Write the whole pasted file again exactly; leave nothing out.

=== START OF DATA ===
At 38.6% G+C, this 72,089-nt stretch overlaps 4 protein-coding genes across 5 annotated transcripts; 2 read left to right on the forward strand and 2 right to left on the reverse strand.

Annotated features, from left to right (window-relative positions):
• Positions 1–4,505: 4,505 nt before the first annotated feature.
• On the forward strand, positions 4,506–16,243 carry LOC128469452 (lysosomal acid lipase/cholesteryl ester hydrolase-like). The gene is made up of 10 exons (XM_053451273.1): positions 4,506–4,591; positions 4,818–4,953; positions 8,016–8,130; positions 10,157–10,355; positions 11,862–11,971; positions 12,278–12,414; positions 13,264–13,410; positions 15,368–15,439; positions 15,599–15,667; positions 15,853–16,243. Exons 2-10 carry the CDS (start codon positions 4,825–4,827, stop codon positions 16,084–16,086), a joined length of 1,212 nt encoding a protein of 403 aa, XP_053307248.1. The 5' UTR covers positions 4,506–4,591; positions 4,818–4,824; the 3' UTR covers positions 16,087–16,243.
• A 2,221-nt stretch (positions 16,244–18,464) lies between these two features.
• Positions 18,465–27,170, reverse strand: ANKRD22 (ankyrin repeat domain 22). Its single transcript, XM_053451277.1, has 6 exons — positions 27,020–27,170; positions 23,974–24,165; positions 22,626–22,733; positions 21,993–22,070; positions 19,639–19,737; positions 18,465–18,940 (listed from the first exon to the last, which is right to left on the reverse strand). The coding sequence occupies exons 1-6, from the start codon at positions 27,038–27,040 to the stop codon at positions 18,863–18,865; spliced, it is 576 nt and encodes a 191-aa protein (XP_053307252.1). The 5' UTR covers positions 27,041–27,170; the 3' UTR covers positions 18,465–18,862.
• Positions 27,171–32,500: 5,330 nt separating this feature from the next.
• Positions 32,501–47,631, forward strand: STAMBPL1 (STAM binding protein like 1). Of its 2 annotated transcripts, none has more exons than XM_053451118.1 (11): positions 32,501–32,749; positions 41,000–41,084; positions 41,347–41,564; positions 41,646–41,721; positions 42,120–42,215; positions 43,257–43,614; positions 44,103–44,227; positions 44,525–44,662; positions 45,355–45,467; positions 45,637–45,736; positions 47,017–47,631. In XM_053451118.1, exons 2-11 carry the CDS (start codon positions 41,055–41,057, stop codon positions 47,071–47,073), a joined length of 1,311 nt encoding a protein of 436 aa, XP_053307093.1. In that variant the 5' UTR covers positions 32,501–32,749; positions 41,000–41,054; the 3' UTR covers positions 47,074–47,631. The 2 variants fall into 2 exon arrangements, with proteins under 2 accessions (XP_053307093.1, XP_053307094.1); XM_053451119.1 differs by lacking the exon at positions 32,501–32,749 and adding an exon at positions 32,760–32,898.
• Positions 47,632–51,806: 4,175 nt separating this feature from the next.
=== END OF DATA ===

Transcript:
At 38.6% G+C, this 72,089-nt stretch overlaps 4 protein-coding genes across 5 annotated transcripts; 2 read left to right on the forward strand and 2 right to left on the reverse strand.

Annotated features, from left to right (window-relative positions):
• Positions 1–4,505: 4,505 nt before the first annotated feature.
• On the forward strand, positions 4,506–16,243 carry LOC128469452 (lysosomal acid lipase/cholesteryl ester hydrolase-like). The gene is made up of 10 exons (XM_053451273.1): positions 4,506–4,591; positions 4,818–4,953; positions 8,016–8,130; positions 10,157–10,355; positions 11,862–11,971; positions 12,278–12,414; positions 13,264–13,410; positions 15,368–15,439; positions 15,599–15,667; positions 15,853–16,243. Exons 2-10 carry the CDS (start codon positions 4,825–4,827, stop codon positions 16,084–16,086), a joined length of 1,212 nt encoding a protein of 403 aa, XP_053307248.1. The 5' UTR covers positions 4,506–4,591; positions 4,818–4,824; the 3' UTR covers positions 16,087–16,243.
• A 2,221-nt stretch (positions 16,244–18,464) lies between these two features.
• Positions 18,465–27,170, reverse strand: ANKRD22 (ankyrin repeat domain 22). Its single transcript, XM_053451277.1, has 6 exons — positions 27,020–27,170; positions 23,974–24,165; positions 22,626–22,733; positions 21,993–22,070; positions 19,639–19,737; positions 18,465–18,940 (listed from the first exon to the last, which is right to left on the reverse strand). The coding sequence occupies exons 1-6, from the start codon at positions 27,038–27,040 to the stop codon at positions 18,863–18,865; spliced, it is 576 nt and encodes a 191-aa protein (XP_053307252.1). The 5' UTR covers positions 27,041–27,170; the 3' UTR covers positions 18,465–18,862.
• Positions 27,171–32,500: 5,330 nt separating this feature from the next.
• Positions 32,501–47,631, forward strand: STAMBPL1 (STAM binding protein like 1). Of its 2 annotated transcripts, none has more exons than XM_053451118.1 (11): positions 32,501–32,749; positions 41,000–41,084; positions 41,347–41,564; positions 41,646–41,721; positions 42,120–42,215; positions 43,257–43,614; positions 44,103–44,227; positions 44,525–44,662; positions 45,355–45,467; positions 45,637–45,736; positions 47,017–47,631. In XM_053451118.1, exons 2-11 carry the CDS (start codon positions 41,055–41,057, stop codon positions 47,071–47,073), a joined length of 1,311 nt encoding a protein of 436 aa, XP_053307093.1. In that variant the 5' UTR covers positions 32,501–32,749; positions 41,000–41,054; the 3' UTR covers positions 47,074–47,631. The 2 variants fall into 2 exon arrangements, with proteins under 2 accessions (XP_053307093.1, XP_053307094.1); XM_053451119.1 differs by lacking the exon at positions 32,501–32,749 and adding an exon at positions 32,760–32,898.
• Positions 47,632–51,806: 4,175 nt separating this feature from the next.